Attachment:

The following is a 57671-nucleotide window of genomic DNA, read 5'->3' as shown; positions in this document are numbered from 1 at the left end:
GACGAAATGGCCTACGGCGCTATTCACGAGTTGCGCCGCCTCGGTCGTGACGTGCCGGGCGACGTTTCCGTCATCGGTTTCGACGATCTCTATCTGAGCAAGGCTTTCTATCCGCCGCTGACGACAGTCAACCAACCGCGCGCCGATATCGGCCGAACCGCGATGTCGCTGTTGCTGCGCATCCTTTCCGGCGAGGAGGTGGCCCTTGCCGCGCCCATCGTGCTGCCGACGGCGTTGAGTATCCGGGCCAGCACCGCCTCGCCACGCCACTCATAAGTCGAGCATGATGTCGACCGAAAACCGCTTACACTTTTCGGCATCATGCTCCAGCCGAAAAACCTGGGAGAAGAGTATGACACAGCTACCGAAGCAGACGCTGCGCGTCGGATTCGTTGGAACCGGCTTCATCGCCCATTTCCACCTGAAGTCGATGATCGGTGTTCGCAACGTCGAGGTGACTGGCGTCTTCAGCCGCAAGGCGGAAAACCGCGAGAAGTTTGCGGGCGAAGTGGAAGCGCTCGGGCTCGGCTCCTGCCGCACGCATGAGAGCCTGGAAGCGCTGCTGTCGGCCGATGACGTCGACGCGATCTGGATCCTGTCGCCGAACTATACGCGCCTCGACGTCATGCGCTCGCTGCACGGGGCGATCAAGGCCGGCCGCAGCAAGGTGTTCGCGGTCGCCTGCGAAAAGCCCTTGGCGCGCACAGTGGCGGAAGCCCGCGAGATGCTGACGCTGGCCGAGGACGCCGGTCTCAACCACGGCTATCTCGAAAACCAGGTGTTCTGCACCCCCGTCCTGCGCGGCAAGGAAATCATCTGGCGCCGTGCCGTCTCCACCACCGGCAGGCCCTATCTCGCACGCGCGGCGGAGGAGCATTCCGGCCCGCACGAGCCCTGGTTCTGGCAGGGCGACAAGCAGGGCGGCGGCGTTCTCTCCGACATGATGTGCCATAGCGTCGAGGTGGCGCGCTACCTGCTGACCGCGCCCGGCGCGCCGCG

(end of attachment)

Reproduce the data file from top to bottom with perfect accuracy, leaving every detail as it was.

The following is a 57671-nucleotide window of genomic DNA, read 5'->3' as shown; positions in this document are numbered from 1 at the left end:
GACGAAATGGCCTACGGCGCTATTCACGAGTTGCGCCGCCTCGGTCGTGACGTGCCGGGCGACGTTTCCGTCATCGGTTTCGACGATCTCTATCTGAGCAAGGCTTTCTATCCGCCGCTGACGACAGTCAACCAACCGCGCGCCGATATCGGCCGAACCGCGATGTCGCTGTTGCTGCGCATCCTTTCCGGCGAGGAGGTGGCCCTTGCCGCGCCCATCGTGCTGCCGACGGCGTTGAGTATCCGGGCCAGCACCGCCTCGCCACGCCACTCATAAGTCGAGCATGATGTCGACCGAAAACCGCTTACACTTTTCGGCATCATGCTCCAGCCGAAAAACCTGGGAGAAGAGTATGACACAGCTACCGAAGCAGACGCTGCGCGTCGGATTCGTTGGAACCGGCTTCATCGCCCATTTCCACCTGAAGTCGATGATCGGTGTTCGCAACGTCGAGGTGACTGGCGTCTTCAGCCGCAAGGCGGAAAACCGCGAGAAGTTTGCGGGCGAAGTGGAAGCGCTCGGGCTCGGCTCCTGCCGCACGCATGAGAGCCTGGAAGCGCTGCTGTCGGCCGATGACGTCGACGCGATCTGGATCCTGTCGCCGAACTATACGCGCCTCGACGTCATGCGCTCGCTGCACGGGGCGATCAAGGCCGGCCGCAGCAAGGTGTTCGCGGTCGCCTGCGAAAAGCCCTTGGCGCGCACAGTGGCGGAAGCCCGCGAGATGCTGACGCTGGCCGAGGACGCCGGTCTCAACCACGGCTATCTCGAAAACCAGGTGTTCTGCACCCCCGTCCTGCGCGGCAAGGAAATCATCTGGCGCCGTGCCGTCTCCACCACCGGCAGGCCCTATCTCGCACGCGCGGCGGAGGAGCATTCCGGCCCGCACGAGCCCTGGTTCTGGCAGGGCGACAAGCAGGGCGGCGGCGTTCTCTCCGACATGATGTGCCATAGCGTCGAGGTGGCGCGCTACCTGCTGACCGCGCCCGGCGCGCCGCG